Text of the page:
Published on: January 27, 2018
by Catch News:
Keep working during old age for good health as a study has recently suggested that stroke patients who are employed prior to and after suffering strokes are more likely to have healthier minds than unemployed adults.
The findings indicated that returning to work after stroke was associated with lower cognitive decline risk. They also found that people who were unemployed before stroke were more than three times (320 percent) more likely than those who were employed to develop cognitive decline within two years from the initial stroke.
Senior author Einor Ben Assayag from Tel-Aviv Sorasky Medical Center, Tel-Aviv, Israel said, “Studies have shown stroke greatly increases dementia risk, and occupational status might influence how stroke survivors fare years after having a stroke”.
They looked at how occupational status, brain health and cognitive decline might be interrelated after stroke. The team studied 252 working-age adult stroke survivors from the TABASCO study. They analysed brain health early on after stroke, as well as cognitive changes, at one year and two years after the stroke.
“They wanted to study the inflammation with occupational status and cognitive changes after stroke,” she said.
The results suggested that those who were unemployed before stroke were more likely to have a worse neurological deficit, higher depression scores and more elevated inflammation.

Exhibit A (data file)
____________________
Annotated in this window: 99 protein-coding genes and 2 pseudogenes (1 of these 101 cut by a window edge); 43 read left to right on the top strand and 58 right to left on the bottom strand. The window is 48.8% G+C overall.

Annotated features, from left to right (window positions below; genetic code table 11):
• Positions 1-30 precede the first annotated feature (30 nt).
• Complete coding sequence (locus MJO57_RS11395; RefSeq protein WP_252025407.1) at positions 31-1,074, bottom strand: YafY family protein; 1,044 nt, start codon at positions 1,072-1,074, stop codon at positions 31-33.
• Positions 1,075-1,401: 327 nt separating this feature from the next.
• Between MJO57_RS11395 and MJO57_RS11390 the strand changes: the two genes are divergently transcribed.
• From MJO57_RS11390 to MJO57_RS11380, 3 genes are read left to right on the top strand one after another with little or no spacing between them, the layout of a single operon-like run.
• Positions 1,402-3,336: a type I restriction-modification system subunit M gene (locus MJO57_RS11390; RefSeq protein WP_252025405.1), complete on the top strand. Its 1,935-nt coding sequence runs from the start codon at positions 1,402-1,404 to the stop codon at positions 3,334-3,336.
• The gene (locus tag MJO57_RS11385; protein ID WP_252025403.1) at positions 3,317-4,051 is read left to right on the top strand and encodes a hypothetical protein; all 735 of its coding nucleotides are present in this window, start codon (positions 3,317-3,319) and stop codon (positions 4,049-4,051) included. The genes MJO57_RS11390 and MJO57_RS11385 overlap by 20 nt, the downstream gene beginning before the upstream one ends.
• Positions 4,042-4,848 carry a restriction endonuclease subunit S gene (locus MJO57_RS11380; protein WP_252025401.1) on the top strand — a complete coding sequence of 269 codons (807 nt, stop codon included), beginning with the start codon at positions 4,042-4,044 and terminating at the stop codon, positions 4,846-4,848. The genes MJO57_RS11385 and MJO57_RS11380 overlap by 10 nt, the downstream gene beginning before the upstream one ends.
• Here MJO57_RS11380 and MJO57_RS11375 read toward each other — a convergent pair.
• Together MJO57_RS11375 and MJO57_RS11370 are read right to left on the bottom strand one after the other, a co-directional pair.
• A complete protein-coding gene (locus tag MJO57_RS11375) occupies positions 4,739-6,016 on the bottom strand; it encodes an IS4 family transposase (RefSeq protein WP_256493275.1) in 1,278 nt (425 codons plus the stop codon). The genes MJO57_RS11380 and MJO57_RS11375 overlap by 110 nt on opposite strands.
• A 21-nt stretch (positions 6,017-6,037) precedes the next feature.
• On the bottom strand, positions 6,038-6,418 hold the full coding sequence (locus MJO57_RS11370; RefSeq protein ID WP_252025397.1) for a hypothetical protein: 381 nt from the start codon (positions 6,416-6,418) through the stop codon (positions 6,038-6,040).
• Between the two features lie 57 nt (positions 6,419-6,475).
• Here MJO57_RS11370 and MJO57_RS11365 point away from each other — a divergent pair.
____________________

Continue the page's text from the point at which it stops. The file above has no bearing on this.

“The message here is to keep on working”, Ben Assayag stated. In fact, being unemployed was by itself a risk factor for cognitive decline and death.
The research is scheduled to be presented at meeting AHA International Stroke Conference 2018 in Los Angeles, California.
Thanks to the ongoing support of our partner Brain Canada, and The Citrine Foundation of Canada, Women’s Brain Health Initiative’s newest edition of MIND OVER MATTER has just been published. Loaded with interesting science-based articles, MIND OVER...
On December 2nd, in celebration of Women’s Brain Health Day, join thousands of others and take part in the Stand Ahead® Memory Challenge to stand up against research bias and stand ahead for women’s brain...
YOU’RE INVITED! On December 2nd, the second annual Women’s Brain Health Day, take the memory challenge and help us combat brain-aging diseases that disproportionately affect women. Join CTV’s Pattie Lovett-Reid and Anne-Marie Mediwake, along...
The material presented through the Think Tank feature on this website is in no way intended to replace professional medical care or attention by a qualified practitioner. WBHI strongly advises all questioners and viewers using this feature with health problems to consult a qualified physician, especially before starting any treatment. The materials provided on this website cannot and should not be used as a basis for diagnosis or choice of treatment. The materials are not exhaustive and cannot always respect all the most recent research in all areas of medicine.